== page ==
Ankita Chakrabarty/ Zee Research Group
Post India’s claim to have reduced heavily the death toll rate because of AIDS among ordinary civilians, the challenge of redeeming the high risk category still looms large with states like Andhra Pradesh, Maharashtra and Karnataka continuing to present high number of Human Immunodeficiency Virus (HIV) cases.
According to the National Aids Control Organization (NACO) report 2011, the number of HIV cases detected in the year 2011-12 (until September 2011) stood at 1, 57,347 and the number of deaths at 14,421. The primary drivers of HIV epidemic in India are commercial female sex workers, unprotected sex between males who have sex with males, and drug use through injections.
The report said India had reduced by 56 per cent the death toll due to the disease in 2010-11. It profiled the cases as under: 1,768 HIV AIDS cases in female sex workers, 701 in men having sex with men and 113 cases among truck drivers.
The NACO report further pointed out that while in the year 2010-11, 3,17,336 cases of HIV were detected the number fell to 1,57,347 in the year 2011-12 (until September2011). Also, the number of deaths reported in the year 2010-11 was 30,047 but it declined to 14,421in the year 2011-12.
During 2010-11 Andhra Pradesh had 504 cases of HIV/AIDS among female sex workers while Maharashtra had 280 and Karnataka 225, respectively. In male to male sex category, there were 146 cases of HIV/AIDS reported in Maharashtra while Karnataka reported 111 and Andhra Pradesh accounted for 77 cases respectively.
Dr SP Byotra, chairperson medicine at Sir Ganga Ram Hospital, Delhi said, “The work done by National Aids Control Organization is really appreciative. The various initiatives like National Aids Control Programme launched by NACO have been really effective in combating this deadly disease.”
However, the efficacy of the official data and claims in this regard are being doubted. Said Anjali Gopalan, executive director at Naz Foundation, a non-profit organization working on sexual health, “We are witnessing that a lot more people are affected daily but the figure goes unnoticed. The claim that India has fared well as the HIV infections have fallen by 56 per cent is totally absurd and it is only on paper.”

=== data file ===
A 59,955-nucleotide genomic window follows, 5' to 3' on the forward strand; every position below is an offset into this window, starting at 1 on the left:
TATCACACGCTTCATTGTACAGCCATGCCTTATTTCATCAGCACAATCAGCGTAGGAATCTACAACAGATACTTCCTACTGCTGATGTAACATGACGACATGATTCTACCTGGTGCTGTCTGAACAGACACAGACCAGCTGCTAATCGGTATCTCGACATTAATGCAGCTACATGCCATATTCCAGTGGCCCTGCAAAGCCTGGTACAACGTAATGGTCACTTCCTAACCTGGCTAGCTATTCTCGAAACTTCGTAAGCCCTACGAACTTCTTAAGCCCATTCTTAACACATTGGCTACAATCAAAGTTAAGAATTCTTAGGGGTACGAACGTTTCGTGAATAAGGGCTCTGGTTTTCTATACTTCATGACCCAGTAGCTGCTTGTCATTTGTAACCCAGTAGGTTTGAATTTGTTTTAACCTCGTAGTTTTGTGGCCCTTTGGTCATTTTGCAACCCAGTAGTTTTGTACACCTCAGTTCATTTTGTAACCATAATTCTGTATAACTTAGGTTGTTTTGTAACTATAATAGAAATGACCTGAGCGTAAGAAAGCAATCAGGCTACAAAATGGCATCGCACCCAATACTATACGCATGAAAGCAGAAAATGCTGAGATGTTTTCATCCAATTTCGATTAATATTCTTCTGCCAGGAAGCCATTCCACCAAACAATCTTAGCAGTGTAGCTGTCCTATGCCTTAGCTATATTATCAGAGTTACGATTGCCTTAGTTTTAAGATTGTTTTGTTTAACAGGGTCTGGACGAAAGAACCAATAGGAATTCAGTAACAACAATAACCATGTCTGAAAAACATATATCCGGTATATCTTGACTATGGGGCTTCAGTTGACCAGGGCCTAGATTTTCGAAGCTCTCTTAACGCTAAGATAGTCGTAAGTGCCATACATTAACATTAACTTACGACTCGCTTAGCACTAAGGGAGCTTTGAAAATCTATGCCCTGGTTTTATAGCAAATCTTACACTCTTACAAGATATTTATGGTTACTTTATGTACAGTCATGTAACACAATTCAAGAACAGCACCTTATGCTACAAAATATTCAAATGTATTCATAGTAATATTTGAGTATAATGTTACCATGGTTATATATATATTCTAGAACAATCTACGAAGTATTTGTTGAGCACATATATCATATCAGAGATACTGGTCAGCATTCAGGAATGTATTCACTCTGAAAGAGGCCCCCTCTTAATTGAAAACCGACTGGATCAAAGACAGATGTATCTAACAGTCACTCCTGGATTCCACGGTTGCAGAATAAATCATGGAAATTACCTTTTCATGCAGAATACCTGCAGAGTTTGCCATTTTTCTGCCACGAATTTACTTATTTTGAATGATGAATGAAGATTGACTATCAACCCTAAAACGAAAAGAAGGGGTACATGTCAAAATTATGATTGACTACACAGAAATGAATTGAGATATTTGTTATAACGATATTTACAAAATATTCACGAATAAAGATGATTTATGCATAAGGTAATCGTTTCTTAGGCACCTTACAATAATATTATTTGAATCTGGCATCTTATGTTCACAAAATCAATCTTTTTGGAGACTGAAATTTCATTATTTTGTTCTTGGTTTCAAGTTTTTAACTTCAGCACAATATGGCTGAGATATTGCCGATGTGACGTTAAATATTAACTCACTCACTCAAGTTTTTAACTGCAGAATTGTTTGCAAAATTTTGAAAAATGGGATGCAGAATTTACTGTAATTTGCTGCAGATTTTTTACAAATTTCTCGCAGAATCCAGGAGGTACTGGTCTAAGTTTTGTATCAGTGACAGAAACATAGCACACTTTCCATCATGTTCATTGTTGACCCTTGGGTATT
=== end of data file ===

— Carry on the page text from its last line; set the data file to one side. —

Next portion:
A detailed state wise analysis further revealed that southern states like Karnataka and Andhra Pradesh have fared well by reducing the number of HIV positive cases. In the year 2009 Andhra Pradesh recorded 4,99,620 number of people infected with HIV but the number reduced to 96,033 as on September 2011. Also, the figure for Karnataka in 2009 was 2,45,522 and the latest figure of people suffering from AIDS stood at 63,597.
“Awareness at school and college level has really helped a lot in minimizing the number of AIDS cases. NACO’s initiative in the red light areas has helped combat this deadly disease,” added Byotra at Ganga Ram Hospital.
As of March 2011 nearly 4.5 lakh people living with HIV in India including 26,238 children, were receiving free Anti Retroviral Treatment (ART) at around 1,000 ART centres and Link ART Centres in the country.
Siddhartha, director at Aids Awareness Group (AAG), another AIDS focus NGO said, “People suffering should go for ART treatments as prescribed under NACO guidelines. The routine should be followed without any break.”
“It’s high time that one should talk about this disease freely. Parents should discuss the issue with their children. Schools should have special counselling sessions,” added Gopalan, underlining the importance of education and communication in eliminating the disease.